Enable the GPO and complete the IPv* filters text boxes, an example of a relaxed configuration can be seen in Figure 1

Figure 1

The service listens on the addresses specified by the IPv4 and IPv6 filters. IPv4 filter specifies one or more ranges of IPv4 addresses and IPv6 filter specifies one or more ranges of IPv6addresses. If specified, the service enumerates the available IP addresses on the computer and uses only addresses that fall within one of the filter ranges.

You can use asterisk (*) to indicate that the service listens on all available IP addresses on the computer. When * is used, other ranges in the filter are ignored. If the filter is left blank, the service does not listen on any addresses.

For example, if you want the service to listen only on IPv4 addresses, leave the IPv6 filter empty.

Ranges are specified using the syntax IP1-IP2. Multiple ranges are separated using ‘,’ (comma) as the delimiter.

Example IPv4 filters:

2.0.0.1-2.0.0.20, 24.0.0.1-24.0.0.22

Example IPv6 filters:

3FFE:FFFF:7654:FEDA:1245:BA98:0000:0000-3FFE:FFFF:7654:FEDA:1245:BA98:3210:4562.

Confirm WinRM Listener

Assuming the GPO in now Enabled and Linked to an OU containing the computers targeted for remoting, log onto one of the client machines in the domain, run “gpupdate /force” or wait for the group policy to be deployed to the client machine.

To enumerate the currently applied GPO use the “gpresult” command and confirm that the GPO titled ‘Windows Remote Management’ is listed in the ‘Applied Group Policy Objects’ section.

To enumerate the WinRM listener(s) and confirm the GPO configuration successfully applied use the following command:

winrm e winrm/config/listener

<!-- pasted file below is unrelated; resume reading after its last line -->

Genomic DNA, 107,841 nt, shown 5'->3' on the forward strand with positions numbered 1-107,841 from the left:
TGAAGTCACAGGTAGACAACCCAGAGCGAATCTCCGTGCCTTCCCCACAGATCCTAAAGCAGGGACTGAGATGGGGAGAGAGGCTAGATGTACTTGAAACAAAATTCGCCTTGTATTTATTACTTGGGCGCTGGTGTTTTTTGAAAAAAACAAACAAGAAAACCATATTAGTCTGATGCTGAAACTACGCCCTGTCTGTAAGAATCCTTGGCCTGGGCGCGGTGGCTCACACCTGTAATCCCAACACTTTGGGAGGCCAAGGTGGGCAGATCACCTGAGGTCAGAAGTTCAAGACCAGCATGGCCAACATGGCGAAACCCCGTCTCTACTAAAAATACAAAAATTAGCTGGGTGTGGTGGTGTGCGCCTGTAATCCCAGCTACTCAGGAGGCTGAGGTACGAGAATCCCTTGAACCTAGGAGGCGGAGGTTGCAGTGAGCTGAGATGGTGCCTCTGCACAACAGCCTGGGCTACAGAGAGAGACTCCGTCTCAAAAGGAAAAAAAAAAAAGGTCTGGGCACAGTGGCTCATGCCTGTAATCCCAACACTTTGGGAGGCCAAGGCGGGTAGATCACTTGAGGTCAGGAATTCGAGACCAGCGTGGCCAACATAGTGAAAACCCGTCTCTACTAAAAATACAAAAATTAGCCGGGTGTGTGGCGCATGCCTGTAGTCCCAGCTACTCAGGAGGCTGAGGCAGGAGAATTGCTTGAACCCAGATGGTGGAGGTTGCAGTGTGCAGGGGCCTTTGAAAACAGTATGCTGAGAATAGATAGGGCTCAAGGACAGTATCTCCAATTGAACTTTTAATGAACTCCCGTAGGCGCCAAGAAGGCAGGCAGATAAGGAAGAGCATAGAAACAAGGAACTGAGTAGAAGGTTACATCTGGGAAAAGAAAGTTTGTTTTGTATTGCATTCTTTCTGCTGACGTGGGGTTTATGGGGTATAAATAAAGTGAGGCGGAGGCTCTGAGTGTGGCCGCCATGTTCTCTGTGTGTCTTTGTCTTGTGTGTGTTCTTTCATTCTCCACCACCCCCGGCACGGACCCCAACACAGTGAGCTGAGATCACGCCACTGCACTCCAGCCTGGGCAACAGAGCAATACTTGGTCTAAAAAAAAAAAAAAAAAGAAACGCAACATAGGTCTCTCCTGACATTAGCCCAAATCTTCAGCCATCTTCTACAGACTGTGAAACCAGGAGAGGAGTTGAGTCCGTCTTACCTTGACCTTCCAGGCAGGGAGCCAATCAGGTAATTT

A new GPO source listener should have been created automatically and the output should resemble Figure 2

Figure 2

Open up a PowerShell console on a system connected to the same domain and create an array of computers to which you have just enabled remoting e.g.

$Servers = 'SERVER01','SERVER02','SERVER03','SERVER04',’SERVER05’

Using the Invoke-Command cmdlet I will demonstrate running a simple script block to collect the last boot time:

icm -ComputerName $Servers -ScriptBlock { [System.Management.ManagementDateTimeConverter]::ToDateTime((gwmi Win32_OperatingSystem).LastBootUpTime) } | ft -a pscomputername,datetime

The output of the above command should resemble Figure 3

Figure 3

Over the last year I have been using PowerShell 2.0 remoting capabilities extensively and I will follow up with a few example over the coming weeks.

For those interested I recommend the following for further reading:

Microsoft help documentation on ‘about_Remote_Troubleshooting’

http://technet.microsoft.com/en-us/library/dd347642.aspx

Windows Management Framework Core package (Windows PowerShell 2.0 and WinRM 2.0)

http://support.microsoft.com/kb/968930/en-gb

Windows Remote Management feature for Windows Server 2003 and in Windows XP

http://support.microsoft.com/kb/936059

Thanks for reading,

jfrmilner